For John Stuart Mill, the most radical of England’s 19th century thinkers, individual liberty was the highest ideal. And that liberty stood athwart oppression not only from state power in general, or any specific government in particular, but from society as a whole. In this schema, Mill found women to be doubly oppressed.
John Stuart Mill (1806-1873) is probably the most important liberal thinker of the 19th century. Fundamentally, this is because Mill took the concepts of political liberalism and substantially expanded them. This expansion drew from two of classical liberalism’s early goals: 1) The inquiry into “the limits of state action”, as described by W. von Humboldt (1767-1835); and 2) The attempt to place legal limitations on government power, as John Locke (1632-1704) sought to do. Mill took these two precepts and applied them not just to government, but to society as whole, relative to the individual.
Because of Mill’s work, we know that protecting humans from the whims of those who wield arbitrary power does not exclusively mean protecting them from governments. It also means protecting them against the oppression that can come from a domineering society’s beliefs, customs, and traditions. In this way, Mill worked to expand on the concept of individual autonomy relative to collectivism when the latter was society. In so doing, he strove to untangle the complex relationship between social authority and individual liberty as well.
Mill’s famous 1858 essay, On Liberty, is his most important work on the matter. In its introduction he writes, “The subject of this Essay is… Civil, or Social Liberty: the nature and limits of the power which can be legitimately exercised by society over the individual.” That’s how Mill first articulated what is sometimes called “social liberalism”. This focused on a new liberalism that did not view the state as the only potential source of oppression—the kind of oppression that liberalism, with considerable Lockean influence, had been fighting against since the time of the Glorious Revolution (1688) in England. Instead, this liberalism simultaneously decried any other social force that mistreated and subjugated individuals and their rights.
Mill devised a single axiom to resolve the points of conflict between society and individual: societies can only use coercive force against an individual in order to protect third parties from harm. This thesis was a product of much contemplation about when it was just for society to impose its will over people, and when it was not. This doctrine, also known as the “non-aggression principle”, was invaluable for Mill. He saw it as the only way a temporary majority—even a a democratic or parliamentary one—could be kept from oppressing individuals under the guise of doing so for “the good of society”. This problem was one that Tocqueville had discussed at an earlier date, using the turn of phrase “the tyranny of the majority” to describe the oppression a mass of people can inflict upon an individual. As such, to protect the individual from liberal democracy, Mill categorically states that: “… when society is itself the tyrant—society collectively over the separate individuals who compose it—its means of tyrannising [sic] are not restricted to the acts which it may do by the hands of its political functionaries… Protection, therefore, against the tyranny of the magistrate is not enough; there needs protection also against the tyranny of the prevailing opinion and feeling, against the tendency of society to impose…”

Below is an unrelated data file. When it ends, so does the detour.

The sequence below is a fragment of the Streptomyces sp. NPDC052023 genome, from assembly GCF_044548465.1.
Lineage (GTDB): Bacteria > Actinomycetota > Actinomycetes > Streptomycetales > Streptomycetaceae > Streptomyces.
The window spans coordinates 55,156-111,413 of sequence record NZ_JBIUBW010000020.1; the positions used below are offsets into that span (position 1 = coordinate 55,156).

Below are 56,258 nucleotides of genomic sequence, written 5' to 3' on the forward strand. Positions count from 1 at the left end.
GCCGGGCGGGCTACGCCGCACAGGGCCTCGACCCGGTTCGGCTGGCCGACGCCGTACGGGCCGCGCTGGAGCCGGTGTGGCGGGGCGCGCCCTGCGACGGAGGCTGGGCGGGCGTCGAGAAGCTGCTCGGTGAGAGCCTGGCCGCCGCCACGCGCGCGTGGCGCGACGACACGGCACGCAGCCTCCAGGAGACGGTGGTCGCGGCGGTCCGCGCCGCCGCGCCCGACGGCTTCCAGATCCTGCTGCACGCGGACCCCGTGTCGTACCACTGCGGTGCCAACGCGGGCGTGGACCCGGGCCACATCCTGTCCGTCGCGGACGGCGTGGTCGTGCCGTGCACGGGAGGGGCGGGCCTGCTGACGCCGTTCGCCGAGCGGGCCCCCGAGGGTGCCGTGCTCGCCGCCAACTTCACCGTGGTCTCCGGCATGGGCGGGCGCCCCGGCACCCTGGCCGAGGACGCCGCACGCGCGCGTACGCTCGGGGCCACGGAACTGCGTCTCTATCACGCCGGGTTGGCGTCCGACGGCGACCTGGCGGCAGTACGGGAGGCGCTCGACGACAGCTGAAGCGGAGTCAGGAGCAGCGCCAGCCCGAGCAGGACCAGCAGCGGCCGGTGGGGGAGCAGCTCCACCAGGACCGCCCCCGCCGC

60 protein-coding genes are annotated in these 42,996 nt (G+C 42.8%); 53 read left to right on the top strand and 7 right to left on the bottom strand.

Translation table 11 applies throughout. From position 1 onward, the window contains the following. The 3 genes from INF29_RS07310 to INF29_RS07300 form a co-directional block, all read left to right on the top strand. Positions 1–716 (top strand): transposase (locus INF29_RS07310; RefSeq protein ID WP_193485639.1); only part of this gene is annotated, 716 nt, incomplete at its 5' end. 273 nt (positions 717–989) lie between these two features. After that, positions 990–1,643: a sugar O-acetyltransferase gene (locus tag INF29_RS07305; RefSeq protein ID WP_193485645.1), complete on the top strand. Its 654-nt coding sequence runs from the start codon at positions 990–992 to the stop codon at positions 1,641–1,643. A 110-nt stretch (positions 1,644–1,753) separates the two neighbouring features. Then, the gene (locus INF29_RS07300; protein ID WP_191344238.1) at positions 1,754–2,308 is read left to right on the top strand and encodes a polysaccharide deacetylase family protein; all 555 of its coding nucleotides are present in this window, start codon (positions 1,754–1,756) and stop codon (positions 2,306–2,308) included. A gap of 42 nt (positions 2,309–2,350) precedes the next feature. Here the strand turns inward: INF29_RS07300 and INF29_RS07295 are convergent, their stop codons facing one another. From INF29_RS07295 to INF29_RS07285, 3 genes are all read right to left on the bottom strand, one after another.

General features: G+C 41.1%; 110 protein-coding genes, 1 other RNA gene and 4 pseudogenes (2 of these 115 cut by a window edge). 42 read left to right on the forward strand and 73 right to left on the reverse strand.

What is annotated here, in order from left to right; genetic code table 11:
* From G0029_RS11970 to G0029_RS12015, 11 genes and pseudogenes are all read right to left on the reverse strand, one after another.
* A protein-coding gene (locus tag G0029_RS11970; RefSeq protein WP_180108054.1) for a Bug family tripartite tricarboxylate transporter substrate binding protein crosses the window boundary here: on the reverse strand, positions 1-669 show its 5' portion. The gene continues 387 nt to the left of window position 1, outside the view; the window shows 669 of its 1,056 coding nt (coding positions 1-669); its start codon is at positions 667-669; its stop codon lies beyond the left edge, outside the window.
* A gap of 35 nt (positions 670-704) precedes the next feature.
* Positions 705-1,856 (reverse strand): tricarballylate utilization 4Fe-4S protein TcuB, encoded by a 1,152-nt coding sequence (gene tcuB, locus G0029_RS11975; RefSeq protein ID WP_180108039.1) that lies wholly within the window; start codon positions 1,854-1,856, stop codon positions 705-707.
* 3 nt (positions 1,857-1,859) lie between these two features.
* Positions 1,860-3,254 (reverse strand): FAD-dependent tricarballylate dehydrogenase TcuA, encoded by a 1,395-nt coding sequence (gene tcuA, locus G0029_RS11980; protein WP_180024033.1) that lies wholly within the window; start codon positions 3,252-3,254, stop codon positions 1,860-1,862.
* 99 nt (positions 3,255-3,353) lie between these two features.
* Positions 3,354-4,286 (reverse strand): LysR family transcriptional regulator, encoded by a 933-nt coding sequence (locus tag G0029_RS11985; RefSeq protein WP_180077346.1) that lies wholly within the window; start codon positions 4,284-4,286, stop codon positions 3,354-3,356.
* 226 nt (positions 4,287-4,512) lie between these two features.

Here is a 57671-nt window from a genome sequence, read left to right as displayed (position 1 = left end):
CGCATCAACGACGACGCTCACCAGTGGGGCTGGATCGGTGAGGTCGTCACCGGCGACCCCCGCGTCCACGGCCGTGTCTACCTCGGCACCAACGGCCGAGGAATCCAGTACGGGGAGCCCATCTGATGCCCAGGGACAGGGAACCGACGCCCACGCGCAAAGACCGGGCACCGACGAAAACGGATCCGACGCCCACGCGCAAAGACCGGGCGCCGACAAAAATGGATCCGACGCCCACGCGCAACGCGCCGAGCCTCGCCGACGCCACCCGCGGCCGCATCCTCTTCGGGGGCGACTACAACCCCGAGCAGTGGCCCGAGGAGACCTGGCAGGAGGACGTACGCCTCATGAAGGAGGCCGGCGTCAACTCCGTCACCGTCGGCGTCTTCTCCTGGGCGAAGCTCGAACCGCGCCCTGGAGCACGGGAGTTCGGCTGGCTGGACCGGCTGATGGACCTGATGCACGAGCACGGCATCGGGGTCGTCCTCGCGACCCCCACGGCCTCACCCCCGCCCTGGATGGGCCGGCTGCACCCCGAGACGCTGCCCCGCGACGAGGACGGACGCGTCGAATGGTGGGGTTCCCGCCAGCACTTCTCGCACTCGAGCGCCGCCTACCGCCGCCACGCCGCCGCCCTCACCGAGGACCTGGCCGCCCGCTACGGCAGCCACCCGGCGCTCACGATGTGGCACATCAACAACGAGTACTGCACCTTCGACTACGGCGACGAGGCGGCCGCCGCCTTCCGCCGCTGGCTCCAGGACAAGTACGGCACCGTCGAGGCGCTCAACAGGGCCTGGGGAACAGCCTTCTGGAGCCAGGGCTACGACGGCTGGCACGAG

As such, Mill’s social liberalism makes absolutely clear, “That the only purpose for which power can be rightfully exercised over any member of a civilized community, against his will, is to prevent harm to others.” So long as no third parties are being harmed, all citizens should be free to do as they please in all areas of life, without state or social coercion. In this view, freedom of thought and freedom of expression are the most fundamental of all the civil liberties. They are also those which Mill elevates most highly in his advocacy for a social liberalism that grants every citizen complete autonomy not just in their private lives, but in their public affairs as well: “Over himself, over his own body and mind, the individual is sovereign”.